Q&A with The Asian American Experience acquiring editor Vijay Shah

Since 2011 Vijay Shah has been the Acquiring Editor for the University of Illinois Press series The Asian American Experience. In Spring 2013 the first books that he acquired for the series will be published. Vijay took a few minutes to answer questions about the series.

Q: In March 2013 the Press will publish Shilpa Davé’s book Indian Accents: Brown Voice and Racial Performance in American Television and Film.  It will be the first book that you acquired for the series to be released.  How did you discover this manuscript?

Vijay: I discovered Indian Accents with the help of our then senior editor Kendra Boileau (now Editor-in-Chief at Penn State University Press). We collaborated with our new series’ editor Jigna Desai, who knew the author and thus sought out the project. I believe this first book in the series will turn out as a breakthrough in media and ethnic studies!

Cover for DAVÉ: Indian Accents: Brown Voice and Racial Performance in American Television and Film. Click for larger imageQ: What is different about Davé’s approach?

Vijay: Davé introduces the new concept of “brown voice,” as analogous to blackface, to describe racial impersonations of accents in mainstream film and television. Apu from The Simpsons seems a prime example, since the immigrant character’s voice is performed by a non-South Asian. Beyond racialization based on visual appearance, Davé suggests the profound implications of voice on ethnicity, national identity, and belonging in America.

Q: Are we at a time when Asian American voices are staking out a new place in American culture?

Vijay: To some extent, I believe so. Amid the increasing diversity of the United States, Asian Americans are asserting their voices. For instance, Mindy Kaling has begun her own t.v. show, the very first for a South Asian actor. So Asian Americans are beginning to represent themselves in American culture at large.

Q: Following Indian Accents in April 2013 are Yellow Power, Yellow Soul: The Radical Art of Fred Ho and Fighting from a Distance: How Filipino Exiles Helped Topple a Dictator.  How do these three books together signal a new direction for the series?

Cover for BUCKLEY: Yellow Power, Yellow Soul: The Radical Art of Fred Ho. Click for larger imageVijay: The series aspires to publish cutting-edge, interdisciplinary research in Asian-American studies. Drawing upon the board’s knowledge of anthropology, sociology, and gender studies, the new concept takes a keen interest in cultural expression, cultural studies, and cultural performance. For instance, Yellow Power, Yellow Soul, an intimate appreciation of Chinese-American saxophonist Fred Ho, amplifies his bodacious combination of art and politics.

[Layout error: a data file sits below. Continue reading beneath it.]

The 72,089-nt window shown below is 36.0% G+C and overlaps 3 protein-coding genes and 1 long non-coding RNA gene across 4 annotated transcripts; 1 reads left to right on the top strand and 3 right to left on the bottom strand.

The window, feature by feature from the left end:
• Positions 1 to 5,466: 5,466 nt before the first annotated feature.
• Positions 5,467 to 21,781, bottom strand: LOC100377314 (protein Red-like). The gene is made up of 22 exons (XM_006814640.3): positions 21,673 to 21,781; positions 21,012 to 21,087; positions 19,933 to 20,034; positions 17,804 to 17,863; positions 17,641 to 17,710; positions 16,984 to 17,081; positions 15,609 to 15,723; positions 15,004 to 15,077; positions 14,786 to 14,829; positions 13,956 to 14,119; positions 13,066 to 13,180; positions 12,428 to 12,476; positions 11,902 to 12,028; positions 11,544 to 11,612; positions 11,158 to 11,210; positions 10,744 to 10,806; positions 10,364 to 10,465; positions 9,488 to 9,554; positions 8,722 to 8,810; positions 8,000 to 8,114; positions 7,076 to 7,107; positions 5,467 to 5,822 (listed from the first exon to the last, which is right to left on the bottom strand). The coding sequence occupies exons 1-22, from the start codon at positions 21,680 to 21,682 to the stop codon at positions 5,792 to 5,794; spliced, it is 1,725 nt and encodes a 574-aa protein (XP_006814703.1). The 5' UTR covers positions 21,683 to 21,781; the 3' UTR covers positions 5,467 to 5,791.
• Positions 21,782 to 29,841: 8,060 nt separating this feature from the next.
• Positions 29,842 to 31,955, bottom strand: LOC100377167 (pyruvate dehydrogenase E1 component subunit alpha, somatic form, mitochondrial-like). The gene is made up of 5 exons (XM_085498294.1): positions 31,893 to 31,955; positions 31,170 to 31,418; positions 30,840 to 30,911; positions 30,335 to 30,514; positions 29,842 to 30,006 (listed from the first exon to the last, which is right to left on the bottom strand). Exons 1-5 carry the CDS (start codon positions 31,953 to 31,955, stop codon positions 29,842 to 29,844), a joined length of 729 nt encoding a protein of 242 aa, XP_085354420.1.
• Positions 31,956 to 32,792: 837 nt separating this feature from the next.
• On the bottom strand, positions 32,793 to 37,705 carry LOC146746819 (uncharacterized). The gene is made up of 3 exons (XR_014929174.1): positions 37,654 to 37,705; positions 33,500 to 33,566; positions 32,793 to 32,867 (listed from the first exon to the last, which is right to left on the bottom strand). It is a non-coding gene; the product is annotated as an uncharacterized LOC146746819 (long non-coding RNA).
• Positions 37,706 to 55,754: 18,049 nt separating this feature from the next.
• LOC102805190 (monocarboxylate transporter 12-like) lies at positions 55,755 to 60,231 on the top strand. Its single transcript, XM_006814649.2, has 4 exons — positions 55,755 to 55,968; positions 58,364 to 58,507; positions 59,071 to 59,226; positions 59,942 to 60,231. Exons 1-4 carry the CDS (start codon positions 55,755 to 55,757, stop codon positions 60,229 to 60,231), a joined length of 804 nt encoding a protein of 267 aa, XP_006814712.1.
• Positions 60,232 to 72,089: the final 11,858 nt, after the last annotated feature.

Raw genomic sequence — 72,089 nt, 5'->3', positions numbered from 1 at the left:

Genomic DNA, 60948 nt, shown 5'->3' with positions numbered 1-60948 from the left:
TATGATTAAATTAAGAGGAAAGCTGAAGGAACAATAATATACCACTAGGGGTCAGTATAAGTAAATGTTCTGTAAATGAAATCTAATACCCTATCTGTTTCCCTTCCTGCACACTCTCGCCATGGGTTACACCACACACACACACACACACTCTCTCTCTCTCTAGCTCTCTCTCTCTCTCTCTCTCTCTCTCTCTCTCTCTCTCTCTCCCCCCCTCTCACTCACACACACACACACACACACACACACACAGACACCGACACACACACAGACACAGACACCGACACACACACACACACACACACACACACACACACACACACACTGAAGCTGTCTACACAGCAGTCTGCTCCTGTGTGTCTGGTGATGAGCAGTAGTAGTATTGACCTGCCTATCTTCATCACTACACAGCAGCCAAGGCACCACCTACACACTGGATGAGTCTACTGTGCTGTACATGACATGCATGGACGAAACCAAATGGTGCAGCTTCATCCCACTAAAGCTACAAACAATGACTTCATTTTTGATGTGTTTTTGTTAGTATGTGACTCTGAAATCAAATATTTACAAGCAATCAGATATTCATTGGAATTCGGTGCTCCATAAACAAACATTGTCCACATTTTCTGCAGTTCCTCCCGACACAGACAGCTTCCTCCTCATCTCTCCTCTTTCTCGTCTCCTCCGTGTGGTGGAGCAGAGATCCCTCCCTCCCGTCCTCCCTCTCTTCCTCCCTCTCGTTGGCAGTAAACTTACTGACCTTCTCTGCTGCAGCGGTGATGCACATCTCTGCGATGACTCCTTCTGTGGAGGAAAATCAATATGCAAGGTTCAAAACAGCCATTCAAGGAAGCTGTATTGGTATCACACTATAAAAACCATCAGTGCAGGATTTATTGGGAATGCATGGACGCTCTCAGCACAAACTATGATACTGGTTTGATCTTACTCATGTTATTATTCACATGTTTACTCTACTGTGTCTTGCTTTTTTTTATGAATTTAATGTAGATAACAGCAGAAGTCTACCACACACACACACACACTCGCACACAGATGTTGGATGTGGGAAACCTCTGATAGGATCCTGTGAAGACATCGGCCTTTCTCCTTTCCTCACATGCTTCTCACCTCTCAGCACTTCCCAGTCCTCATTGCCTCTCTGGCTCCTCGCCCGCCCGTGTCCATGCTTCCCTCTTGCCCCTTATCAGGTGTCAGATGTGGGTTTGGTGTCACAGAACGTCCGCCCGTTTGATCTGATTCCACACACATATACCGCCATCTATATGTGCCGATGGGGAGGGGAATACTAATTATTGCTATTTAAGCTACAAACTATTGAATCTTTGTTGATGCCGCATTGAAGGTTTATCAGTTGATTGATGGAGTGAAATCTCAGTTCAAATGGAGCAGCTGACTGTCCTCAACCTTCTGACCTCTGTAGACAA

Q: What are some of the barriers that Fred Ho crosses with his work? 

Vijay: Fred Ho stands out as the first artist to combine Chinese opera and African-American music, creativity that simply amazes me! How does someone even think of such a rare combination? As an activist, Ho fuses many of his compositions with melodies from Asian and African music, bringing these various peoples together.

Q: Does the interdisciplinary direction take the series in unexpected places?

Vijay: In some respects, it does, crossing over into television, film, music, art, and activism. I also take an interest in Asian Americans in the Midwest, a little unexplored region in the field.

Q: How do you collaborate with the series’ editorial board to attract, evaluate, and acquire new books?

Vijay: As with Indian Accents, sometimes the series’ editors bring projects to my attention. Otherwise, I meet authors at conferences or receive proposals through the post, such as Fighting from a Distance, a first-hand account of Filipino-American resistance to Marcos’ dictatorship. In these cases, I consult the expertise of the series’ board in Asian-American studies. I really enjoy collaborating with such dynamic movers and shakers in their field!

Cover for FUENTECILLA: Fighting from a Distance: How Filipino Exiles Helped Topple a Dictator. Click for larger imageQ: So Fighting from a Distance came unsolicitedIs that rare?

Vijay: Yes, it came in through the post unsolicited, which happens now and then with books. I just became so captivated with the dramatic account of a bunch of Filipino
immigrants who land in the United States and then discover that their homeland is on fire! An activist in the opposition himself, the author Jose Fuentecilla gives us a ringside seat to the overseas arm of the resistance that helped overthrow a dictator half way around the world.

Q:  What are the next books coming in the series?

Vijay: In the autumn, we are publishing a groundbreaking collection on Asian Americans in the South, opening up another region outside of the usual Atlantic and Pacific coasts. In addition, we are bringing forth Undercover Asian, LeiLani Nishime’s perceptive study of multiracial Asian Americans in visual culture, which interprets certain images of Keanu Reeves and Kimora Lee Simmons. Both autumnal books will really build upon the debuts in the spring.


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